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ON THE BUSES


The City Sightseeing buses are a convenient way of seeing all the Shakespeare properties in and around Stratford, stopping off and getting on at will. There are fourteen stops along the route. These buses have long been a familiar site about the town; Guide Friday merged with City Sightseeing in 2001, and, since early in 2007, the tours have been operated under franchise by Stagecoach. The tours start from outside the Pen & Parchment public house in Bridge Foot, an old hostelry close to the Bancroft Gardens, the river and the canal, whose cellars were submerged in the floods of 2007, and whose public rooms were also under three feet of water. City Sightseeing buses do the round trip of some twelve miles in about an hour; buses leaving on the hour and the half-hour have personal tour guides on board; those leaving at quarter to and quarter past include a recorded commentary in seven languages.


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SHADES OF STRATFORD


In 2002, John and Helen Hogg, who formerly worked on the open top Guide Friday buses, set up regular walking tours around Stratford in the company of a small group of guides. These operate every day of the year, including Christmas Day, whatever the weather. John, who is a member of The Magic Circle and a member of Equity, has always been interested in magic and matters ethereal. In no time at all the couple began to uncover the grisly, ghastly and ghostly of Stratford's past, and the incredibly successful ghost walk began. This takes place each Monday, Thursday and Friday evening; there is a special Halloween ghost walk on 31 October; and, between April and October, there is a twice-monthly ghost cruise in partnership with Bancroft Cruisers. The walks, which include ghosts, witches and mayhem - with a sprinkling of magic - have featured on radio and television, and have won the Best Visitor Attraction Godiva Award.


According to John, 'Witches were believed to gain their power from entities beyond this earth, whereas ghosts do so from more earthly things like old buildings and traumatic events, and their presence is frequently accompanied by intense cold. Ghosts, and a belief in the hereafter, have been a source of interest from the earliest times. Most people would accept that there are things in this world that defy explanation.'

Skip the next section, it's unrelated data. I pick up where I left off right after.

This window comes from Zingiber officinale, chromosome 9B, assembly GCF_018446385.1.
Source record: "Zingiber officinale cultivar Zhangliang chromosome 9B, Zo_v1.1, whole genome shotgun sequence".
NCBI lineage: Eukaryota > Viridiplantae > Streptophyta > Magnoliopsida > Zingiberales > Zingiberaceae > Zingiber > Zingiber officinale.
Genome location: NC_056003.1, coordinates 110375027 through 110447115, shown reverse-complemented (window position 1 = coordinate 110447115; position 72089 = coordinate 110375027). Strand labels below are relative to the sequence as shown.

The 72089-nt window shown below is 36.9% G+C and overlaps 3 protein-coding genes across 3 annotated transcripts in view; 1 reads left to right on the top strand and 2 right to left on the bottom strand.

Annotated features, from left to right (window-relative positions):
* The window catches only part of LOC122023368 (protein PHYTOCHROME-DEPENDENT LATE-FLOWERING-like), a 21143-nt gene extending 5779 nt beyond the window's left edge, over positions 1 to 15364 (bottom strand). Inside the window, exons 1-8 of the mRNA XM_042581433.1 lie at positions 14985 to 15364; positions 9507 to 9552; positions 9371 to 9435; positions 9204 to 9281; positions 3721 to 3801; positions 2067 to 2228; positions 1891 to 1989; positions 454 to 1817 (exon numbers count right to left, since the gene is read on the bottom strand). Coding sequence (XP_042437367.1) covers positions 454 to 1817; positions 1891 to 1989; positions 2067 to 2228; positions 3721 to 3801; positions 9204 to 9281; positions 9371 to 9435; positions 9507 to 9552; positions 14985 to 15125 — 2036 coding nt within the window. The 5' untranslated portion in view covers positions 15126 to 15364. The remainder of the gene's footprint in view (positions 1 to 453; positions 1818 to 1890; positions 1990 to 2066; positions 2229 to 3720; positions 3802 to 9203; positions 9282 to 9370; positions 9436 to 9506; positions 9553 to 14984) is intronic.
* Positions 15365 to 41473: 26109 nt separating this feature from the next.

Stratford is packed with the stuff of melodrama, and it all comes alive on the ghost walk. You will hear about Jane Ward, the alleged witch of Emms Court, whose neighbour believed she was sending evil spirits down his chimney to terrify his sickly daughter, and attacked her with a knife. You will hear of the ghosts at The Falcon Hotel and the Shakespeare Hotel; of a colourless woman who sits in one bedroom, and a cowering girl in another. You will be transfixed by the tale of foul murder at the Old Thatch Tavern, where aspects of the attack on Joseph Pinfold by soldiers of the 5th Dragoons on Christmas Day 1795 seem to have steeped into the building's ancient fabric - and how they manifest themselves still. Then there is the Garrick Inn, built in 1595 on the site of a merchant's house wherein was staying the first recorded victim of plague in 1564. It has its own hauntings, and a medium has detected the 'presence' of bodies in the cellar area - plague victims, perhaps?


These are just a handful of the many ghostly doings that Stratford has to offer, and, of course, John and his guides have much more to tell about these and all the others. If you fancy getting spooked in Stratford, you can arrange it by calling 01789 292478 or 07855 760377. For more information visit www.stratfordtownwalk.co.uk


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SHOPPING, EATING AND LOOKING ABOUT


If you have migrated first to the river and the adjacent gardens, your introduction to retail Stratford will begin at Waterside, where the attractions also include the theatres, other Shakespeare-linked entertainments, and a number of places to eat and drink. Thereafter, you can progress into the retail hinterland along either Sheep Street or Bridge Street. Sheep Street, arguably at the heart of the town's most cosmopolitan area, is lined with pubs, restaurants, bars, clothing retailers and gift shops. The Tudor, timber-framed houses of Sheep Street are smaller than those of High Street, into which it extends and where are the town's larger shops, and most of them are older inside. It is one of thirteen main shopping streets in the town, and there are several linking shopping precincts and retail alleys running off. Bridge Street and High Street are where you will find the greatest concentration of national retail shopping chains. The latter continues into Chapel Street to the west, where there are independent traders, some of Stratford's best timber-framed buildings, and properties associated with Shakespeare. The birthplace is in Henley Street - a wide, pedestrianised plaza where there are bookshops, gift shops and independent traders, as well as The Shakespeare Centre.